Last week, I shared a recipe for slow-cooked pork shoulder.
Dinner may be eaten, the leftovers frozen for a later date, but we’re not finished with our shoulder yet!
Now it’s time to make stock. And it’s quick and easy if you do it in the slow cooker.
A tetra-pak of ‘real’ stock from the supermarket costs over $4 a litre. Stock you make from leftover bones and vegetable scraps costs just a few cents.
I worked out it costs around $1, including electricity, to make 3 litres of stock – a saving of $11 compared to bought stock.
But is it worth the time?
Hands-on work, all up, is no more than 15 minutes, including washing the empty jars. To put it as an hourly rate, the savings compared to supermarket stock works out as an equivalent of $44 per hour.
making pork stock in the slow cooker
You’ve slow-cooked your pork shoulder, served dinner, eaten, relaxed and then shredded the remaining into meal-sized portions and delegated the dishes.
No need to wash the slow cooker though. Throw the stripped pork bones back in. If there’s still onion left over from cooking the pork shoulder, leave that in for flavour.
Now add some vegetable scraps. I keep a bag in the freezer for vegetable scraps including onion skins, carrot tops, celery leaves, parsley stalks and garlic skins. Sometimes I also keep beef bones in the freezer and add one or two to the pork stock for an added depth of flavour.
Add some water, peppercorns and salt and turn the slow cooker on low, to bubble away while you are sleeping.
The total prep time for the stock is about 2 minutes and you don’t have to wash the slow cooker…well, not just yet anyway.
The next morning, remove the bones and pour the stock through a fine mesh strainer into a container or bowl with a lid. Refrigerate. Any fat in the stock will solidify on top, making it easy to spoon off. Total prep time: around 5 minutes.
Now in the evening, when the stock is cold and the fat is hard, scrape the fat off the top of the stock. You can discard this fat or keep it in the fridge and use it for cooking.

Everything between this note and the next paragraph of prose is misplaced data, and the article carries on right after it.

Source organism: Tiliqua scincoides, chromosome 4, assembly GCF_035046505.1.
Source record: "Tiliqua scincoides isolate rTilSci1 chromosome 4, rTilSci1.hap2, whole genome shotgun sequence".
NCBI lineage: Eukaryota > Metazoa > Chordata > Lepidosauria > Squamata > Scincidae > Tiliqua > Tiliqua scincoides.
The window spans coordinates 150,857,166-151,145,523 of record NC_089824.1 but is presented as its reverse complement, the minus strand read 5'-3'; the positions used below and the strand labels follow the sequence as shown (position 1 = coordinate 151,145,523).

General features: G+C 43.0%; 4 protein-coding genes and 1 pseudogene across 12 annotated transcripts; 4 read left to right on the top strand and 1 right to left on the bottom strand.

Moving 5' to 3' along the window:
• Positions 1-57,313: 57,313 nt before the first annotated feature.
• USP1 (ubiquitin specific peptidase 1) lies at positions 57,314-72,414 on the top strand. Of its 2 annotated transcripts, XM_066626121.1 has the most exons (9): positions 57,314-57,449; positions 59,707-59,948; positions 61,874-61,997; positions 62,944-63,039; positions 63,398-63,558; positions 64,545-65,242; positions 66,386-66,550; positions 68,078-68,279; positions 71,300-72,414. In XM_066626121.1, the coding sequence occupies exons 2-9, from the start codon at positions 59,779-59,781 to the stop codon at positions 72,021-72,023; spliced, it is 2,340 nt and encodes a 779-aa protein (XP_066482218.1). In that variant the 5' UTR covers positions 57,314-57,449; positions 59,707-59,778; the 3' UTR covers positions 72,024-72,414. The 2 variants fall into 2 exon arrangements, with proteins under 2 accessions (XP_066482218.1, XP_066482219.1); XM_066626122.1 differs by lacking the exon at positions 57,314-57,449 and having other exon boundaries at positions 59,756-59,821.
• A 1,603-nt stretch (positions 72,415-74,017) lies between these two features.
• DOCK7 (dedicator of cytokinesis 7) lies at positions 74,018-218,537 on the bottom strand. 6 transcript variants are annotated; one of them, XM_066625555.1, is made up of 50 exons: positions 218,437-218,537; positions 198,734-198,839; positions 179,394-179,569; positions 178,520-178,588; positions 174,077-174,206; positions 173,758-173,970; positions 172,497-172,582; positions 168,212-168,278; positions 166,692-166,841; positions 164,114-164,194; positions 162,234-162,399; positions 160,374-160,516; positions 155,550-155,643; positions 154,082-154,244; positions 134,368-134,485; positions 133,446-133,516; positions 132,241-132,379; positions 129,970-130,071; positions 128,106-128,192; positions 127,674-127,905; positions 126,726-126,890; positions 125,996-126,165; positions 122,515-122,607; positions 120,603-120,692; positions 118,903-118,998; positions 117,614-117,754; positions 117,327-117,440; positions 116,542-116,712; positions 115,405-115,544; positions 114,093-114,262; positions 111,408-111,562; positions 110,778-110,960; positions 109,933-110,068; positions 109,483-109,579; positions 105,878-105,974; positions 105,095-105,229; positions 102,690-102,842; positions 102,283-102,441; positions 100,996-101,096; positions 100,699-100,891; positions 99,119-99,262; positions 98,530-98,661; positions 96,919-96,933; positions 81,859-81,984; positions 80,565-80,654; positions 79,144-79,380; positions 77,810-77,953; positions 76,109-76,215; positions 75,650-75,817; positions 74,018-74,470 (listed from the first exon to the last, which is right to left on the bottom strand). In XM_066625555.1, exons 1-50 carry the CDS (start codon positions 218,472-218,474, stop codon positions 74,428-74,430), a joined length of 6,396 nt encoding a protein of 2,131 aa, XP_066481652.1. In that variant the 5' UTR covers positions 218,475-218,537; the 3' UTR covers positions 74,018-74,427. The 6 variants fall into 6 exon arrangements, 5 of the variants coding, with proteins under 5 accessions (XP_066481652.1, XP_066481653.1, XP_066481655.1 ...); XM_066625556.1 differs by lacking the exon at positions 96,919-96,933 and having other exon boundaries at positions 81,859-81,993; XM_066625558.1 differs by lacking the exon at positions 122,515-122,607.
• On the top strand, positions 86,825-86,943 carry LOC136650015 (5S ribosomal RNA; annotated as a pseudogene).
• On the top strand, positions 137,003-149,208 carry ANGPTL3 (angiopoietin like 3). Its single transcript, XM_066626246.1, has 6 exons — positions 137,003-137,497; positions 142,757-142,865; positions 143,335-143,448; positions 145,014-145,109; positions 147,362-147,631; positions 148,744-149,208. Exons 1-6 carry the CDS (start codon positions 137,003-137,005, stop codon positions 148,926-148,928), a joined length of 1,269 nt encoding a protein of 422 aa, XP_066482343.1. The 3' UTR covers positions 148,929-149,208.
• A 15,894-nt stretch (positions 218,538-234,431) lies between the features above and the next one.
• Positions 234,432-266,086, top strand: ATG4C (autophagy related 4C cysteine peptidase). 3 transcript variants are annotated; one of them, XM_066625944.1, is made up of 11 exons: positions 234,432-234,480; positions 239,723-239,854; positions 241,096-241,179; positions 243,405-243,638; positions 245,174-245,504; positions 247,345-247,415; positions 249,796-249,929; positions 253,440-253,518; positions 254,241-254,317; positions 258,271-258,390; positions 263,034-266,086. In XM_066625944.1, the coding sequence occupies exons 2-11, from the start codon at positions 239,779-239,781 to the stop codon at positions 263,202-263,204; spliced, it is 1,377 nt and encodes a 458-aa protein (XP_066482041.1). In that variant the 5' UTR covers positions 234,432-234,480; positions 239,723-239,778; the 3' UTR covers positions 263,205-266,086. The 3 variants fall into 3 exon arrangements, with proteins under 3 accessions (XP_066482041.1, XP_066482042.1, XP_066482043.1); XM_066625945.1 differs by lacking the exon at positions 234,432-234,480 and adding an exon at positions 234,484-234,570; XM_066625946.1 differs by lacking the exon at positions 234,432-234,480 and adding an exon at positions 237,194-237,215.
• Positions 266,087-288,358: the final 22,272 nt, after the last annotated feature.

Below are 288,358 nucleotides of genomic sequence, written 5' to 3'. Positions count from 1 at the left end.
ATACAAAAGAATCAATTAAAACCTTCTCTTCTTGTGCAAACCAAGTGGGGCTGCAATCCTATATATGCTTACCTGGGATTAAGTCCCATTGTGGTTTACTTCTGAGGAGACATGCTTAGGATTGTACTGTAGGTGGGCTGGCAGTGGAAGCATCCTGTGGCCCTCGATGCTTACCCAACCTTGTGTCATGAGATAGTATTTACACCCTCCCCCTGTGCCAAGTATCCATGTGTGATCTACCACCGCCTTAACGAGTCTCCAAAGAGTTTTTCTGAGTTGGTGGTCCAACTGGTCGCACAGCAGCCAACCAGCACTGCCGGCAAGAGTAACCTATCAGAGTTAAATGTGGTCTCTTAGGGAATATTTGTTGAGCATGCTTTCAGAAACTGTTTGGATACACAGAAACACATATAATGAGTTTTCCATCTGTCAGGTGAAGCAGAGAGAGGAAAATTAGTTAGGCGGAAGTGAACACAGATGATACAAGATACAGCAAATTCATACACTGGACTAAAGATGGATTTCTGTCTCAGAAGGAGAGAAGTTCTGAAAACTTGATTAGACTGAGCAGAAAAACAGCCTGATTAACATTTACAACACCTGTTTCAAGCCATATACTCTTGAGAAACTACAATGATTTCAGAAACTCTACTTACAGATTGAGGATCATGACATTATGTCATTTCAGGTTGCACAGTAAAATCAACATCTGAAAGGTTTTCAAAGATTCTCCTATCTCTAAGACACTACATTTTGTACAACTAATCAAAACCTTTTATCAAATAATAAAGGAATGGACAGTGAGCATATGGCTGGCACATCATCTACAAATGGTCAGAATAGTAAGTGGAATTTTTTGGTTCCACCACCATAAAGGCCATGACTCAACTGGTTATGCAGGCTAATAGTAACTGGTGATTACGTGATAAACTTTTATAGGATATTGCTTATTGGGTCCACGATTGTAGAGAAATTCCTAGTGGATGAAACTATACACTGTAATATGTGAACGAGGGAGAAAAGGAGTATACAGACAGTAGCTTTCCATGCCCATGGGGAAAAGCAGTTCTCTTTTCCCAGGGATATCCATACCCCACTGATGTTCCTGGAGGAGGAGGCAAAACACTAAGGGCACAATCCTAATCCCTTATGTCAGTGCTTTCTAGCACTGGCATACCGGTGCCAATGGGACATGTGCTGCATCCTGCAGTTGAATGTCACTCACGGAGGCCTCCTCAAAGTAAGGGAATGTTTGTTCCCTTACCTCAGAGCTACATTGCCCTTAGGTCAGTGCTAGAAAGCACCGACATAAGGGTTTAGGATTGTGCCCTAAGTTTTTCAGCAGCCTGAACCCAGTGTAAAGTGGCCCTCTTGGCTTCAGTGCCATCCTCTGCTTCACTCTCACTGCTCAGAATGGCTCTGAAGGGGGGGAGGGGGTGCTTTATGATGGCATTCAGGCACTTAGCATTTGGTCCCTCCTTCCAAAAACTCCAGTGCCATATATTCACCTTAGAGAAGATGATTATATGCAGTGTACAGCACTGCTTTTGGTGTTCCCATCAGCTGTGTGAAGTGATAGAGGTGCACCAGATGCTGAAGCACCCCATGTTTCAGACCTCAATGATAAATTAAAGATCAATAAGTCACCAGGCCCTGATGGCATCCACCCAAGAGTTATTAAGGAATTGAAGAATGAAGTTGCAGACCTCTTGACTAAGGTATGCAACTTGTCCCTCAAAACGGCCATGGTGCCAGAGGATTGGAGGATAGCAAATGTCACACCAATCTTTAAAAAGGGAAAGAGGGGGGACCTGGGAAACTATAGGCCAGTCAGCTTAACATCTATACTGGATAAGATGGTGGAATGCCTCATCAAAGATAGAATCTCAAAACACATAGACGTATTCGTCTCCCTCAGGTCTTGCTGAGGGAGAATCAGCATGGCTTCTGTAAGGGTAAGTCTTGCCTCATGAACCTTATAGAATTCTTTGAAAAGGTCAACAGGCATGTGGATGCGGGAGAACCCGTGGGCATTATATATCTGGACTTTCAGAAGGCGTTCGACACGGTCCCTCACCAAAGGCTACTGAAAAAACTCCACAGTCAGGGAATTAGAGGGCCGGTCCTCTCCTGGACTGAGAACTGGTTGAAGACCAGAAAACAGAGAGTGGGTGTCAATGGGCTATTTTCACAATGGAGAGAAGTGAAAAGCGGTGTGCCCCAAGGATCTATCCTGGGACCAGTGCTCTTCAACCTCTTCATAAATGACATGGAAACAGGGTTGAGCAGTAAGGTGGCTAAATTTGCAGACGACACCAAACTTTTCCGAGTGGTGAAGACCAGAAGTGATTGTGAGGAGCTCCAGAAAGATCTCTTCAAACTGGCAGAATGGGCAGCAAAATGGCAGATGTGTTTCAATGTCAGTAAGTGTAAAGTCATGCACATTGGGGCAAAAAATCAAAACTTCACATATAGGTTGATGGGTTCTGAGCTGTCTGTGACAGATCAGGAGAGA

Then spoon or pour the stock into clean jars or containers to freeze. If you like, you can strain off the sediment (or leave it in the bottom and discard), but I usually don’t bother.
Make sure you leave some headroom in your jar. The liquid will expand as it freezes, so you don’t want any broken jars in the freezer!!
Label your jar with the contents and the date and freeze.
Enjoy having top quality stock on hand at all times without the stock cubes or the price!
- leftover pork bones
- frozen vegetable scraps or 1 onion and a carrot, chopped (optional)
- 6 or so black peppercorns
- 1/2 – 1 tsp. salt
- splash of cider vinegar (optional)
- Strip meat from pork bones and return bones to the slow cooker.
- Add vegetable scraps, salt and pepper, vinegar and enough water to cover, depending on the size of your slow cooker, approx. 2 – 4 litres.
- Put the slow cooker on low and cook overnight.
- Strain stock into a container and place in the fridge until cold.
- Scrape fat off the top and spoon stock into containers.
- Freeze until needed.
You can some beef bones to your stock for a darker colour and different flavour.
You can add a bay leaf or two if you like.
Amount Per Serving: Calories: 31Total Fat: 1gSaturated Fat: 0gTrans Fat: 0gUnsaturated Fat: 1gCholesterol: 7mgSodium: 129mgCarbohydrates: 2gFiber: 1gSugar: 1gProtein: 3g
Nutritional information is calculated automatically using the Nutritionix database. Nutrition information can vary for a recipe based on factors such as precision of measurements, brands, ingredient freshness, serving size or the source of nutrition data. We strive to keep the information as accurate as possible but make no warranties regarding its accuracy. We encourage readers to make their own calculations based on the actual ingredients used in your recipe, using your preferred nutrition calculator.
Melissa Goodwin has been writing about frugal living for 10+ year but has been saving her pennies since she first got pocket money. Prior to writing about frugal living, Melissa worked as an accountant. As well as a diploma of accounting, Melissa has an honours degree in humanities including writing and research and she studied to be a teacher and loves sharing the things that she has learned and helping others to achieve their goals. She has been preparing all her life to write about frugal living skills.